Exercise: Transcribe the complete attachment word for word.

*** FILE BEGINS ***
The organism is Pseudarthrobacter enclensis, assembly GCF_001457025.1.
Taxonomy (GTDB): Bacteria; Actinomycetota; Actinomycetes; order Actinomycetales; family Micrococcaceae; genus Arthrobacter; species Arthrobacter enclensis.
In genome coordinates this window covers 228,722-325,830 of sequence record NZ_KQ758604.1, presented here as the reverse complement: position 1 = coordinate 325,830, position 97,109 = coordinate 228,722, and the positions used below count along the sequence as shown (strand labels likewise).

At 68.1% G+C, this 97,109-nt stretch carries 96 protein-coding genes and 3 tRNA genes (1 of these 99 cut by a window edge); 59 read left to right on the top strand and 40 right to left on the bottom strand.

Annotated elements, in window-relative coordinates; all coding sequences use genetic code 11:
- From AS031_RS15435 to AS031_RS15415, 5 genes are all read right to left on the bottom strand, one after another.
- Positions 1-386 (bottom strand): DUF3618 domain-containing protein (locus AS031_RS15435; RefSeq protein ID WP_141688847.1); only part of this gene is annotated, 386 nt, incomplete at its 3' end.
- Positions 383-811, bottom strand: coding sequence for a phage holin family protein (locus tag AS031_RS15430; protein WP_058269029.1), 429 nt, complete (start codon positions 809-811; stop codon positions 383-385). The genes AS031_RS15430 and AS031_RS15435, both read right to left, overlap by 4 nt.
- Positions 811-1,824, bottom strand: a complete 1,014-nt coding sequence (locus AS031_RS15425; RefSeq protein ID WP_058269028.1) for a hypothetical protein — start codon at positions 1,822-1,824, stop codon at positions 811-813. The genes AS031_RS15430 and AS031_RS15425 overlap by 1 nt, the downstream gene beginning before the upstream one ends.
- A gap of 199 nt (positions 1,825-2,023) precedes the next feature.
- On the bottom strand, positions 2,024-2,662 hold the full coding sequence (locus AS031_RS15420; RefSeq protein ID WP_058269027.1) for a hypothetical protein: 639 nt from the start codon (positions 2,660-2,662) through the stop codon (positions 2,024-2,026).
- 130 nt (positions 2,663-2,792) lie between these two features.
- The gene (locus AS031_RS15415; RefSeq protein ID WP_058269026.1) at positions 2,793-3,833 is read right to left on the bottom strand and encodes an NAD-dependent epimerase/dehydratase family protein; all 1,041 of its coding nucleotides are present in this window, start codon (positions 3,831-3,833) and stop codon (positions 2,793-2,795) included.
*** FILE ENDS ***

The organism is Pseudarthrobacter enclensis, assembly GCF_001457025.1.
Taxonomy (GTDB): Bacteria; Actinomycetota; Actinomycetes; order Actinomycetales; family Micrococcaceae; genus Arthrobacter; species Arthrobacter enclensis.
In genome coordinates this window covers 228,722-325,830 of sequence record NZ_KQ758604.1, presented here as the reverse complement: position 1 = coordinate 325,830, position 97,109 = coordinate 228,722, and the positions used below count along the sequence as shown (strand labels likewise).

At 68.1% G+C, this 97,109-nt stretch carries 96 protein-coding genes and 3 tRNA genes (1 of these 99 cut by a window edge); 59 read left to right on the top strand and 40 right to left on the bottom strand.

Annotated elements, in window-relative coordinates; all coding sequences use genetic code 11:
- From AS031_RS15435 to AS031_RS15415, 5 genes are all read right to left on the bottom strand, one after another.
- Positions 1-386 (bottom strand): DUF3618 domain-containing protein (locus AS031_RS15435; RefSeq protein ID WP_141688847.1); only part of this gene is annotated, 386 nt, incomplete at its 3' end.
- Positions 383-811, bottom strand: coding sequence for a phage holin family protein (locus tag AS031_RS15430; protein WP_058269029.1), 429 nt, complete (start codon positions 809-811; stop codon positions 383-385). The genes AS031_RS15430 and AS031_RS15435, both read right to left, overlap by 4 nt.
- Positions 811-1,824, bottom strand: a complete 1,014-nt coding sequence (locus AS031_RS15425; RefSeq protein ID WP_058269028.1) for a hypothetical protein — start codon at positions 1,822-1,824, stop codon at positions 811-813. The genes AS031_RS15430 and AS031_RS15425 overlap by 1 nt, the downstream gene beginning before the upstream one ends.
- A gap of 199 nt (positions 1,825-2,023) precedes the next feature.
- On the bottom strand, positions 2,024-2,662 hold the full coding sequence (locus AS031_RS15420; RefSeq protein ID WP_058269027.1) for a hypothetical protein: 639 nt from the start codon (positions 2,660-2,662) through the stop codon (positions 2,024-2,026).
- 130 nt (positions 2,663-2,792) lie between these two features.
- The gene (locus AS031_RS15415; RefSeq protein ID WP_058269026.1) at positions 2,793-3,833 is read right to left on the bottom strand and encodes an NAD-dependent epimerase/dehydratase family protein; all 1,041 of its coding nucleotides are present in this window, start codon (positions 3,831-3,833) and stop codon (positions 2,793-2,795) included.